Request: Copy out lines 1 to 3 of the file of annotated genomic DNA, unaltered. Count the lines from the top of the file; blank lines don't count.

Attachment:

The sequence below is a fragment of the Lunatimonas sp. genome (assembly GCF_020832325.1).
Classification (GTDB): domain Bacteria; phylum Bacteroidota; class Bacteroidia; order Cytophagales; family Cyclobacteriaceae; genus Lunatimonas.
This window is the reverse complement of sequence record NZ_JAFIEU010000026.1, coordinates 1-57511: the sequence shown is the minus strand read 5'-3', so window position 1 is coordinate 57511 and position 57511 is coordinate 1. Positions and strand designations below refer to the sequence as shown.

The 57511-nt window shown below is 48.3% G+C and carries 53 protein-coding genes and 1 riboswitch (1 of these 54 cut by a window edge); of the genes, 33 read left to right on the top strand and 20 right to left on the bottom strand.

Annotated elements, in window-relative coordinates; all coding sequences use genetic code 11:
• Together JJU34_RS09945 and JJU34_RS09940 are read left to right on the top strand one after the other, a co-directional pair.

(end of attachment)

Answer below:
The sequence below is a fragment of the Lunatimonas sp. genome (assembly GCF_020832325.1).
Classification (GTDB): domain Bacteria; phylum Bacteroidota; class Bacteroidia; order Cytophagales; family Cyclobacteriaceae; genus Lunatimonas.
This window is the reverse complement of sequence record NZ_JAFIEU010000026.1, coordinates 1-57511: the sequence shown is the minus strand read 5'-3', so window position 1 is coordinate 57511 and position 57511 is coordinate 1. Positions and strand designations below refer to the sequence as shown.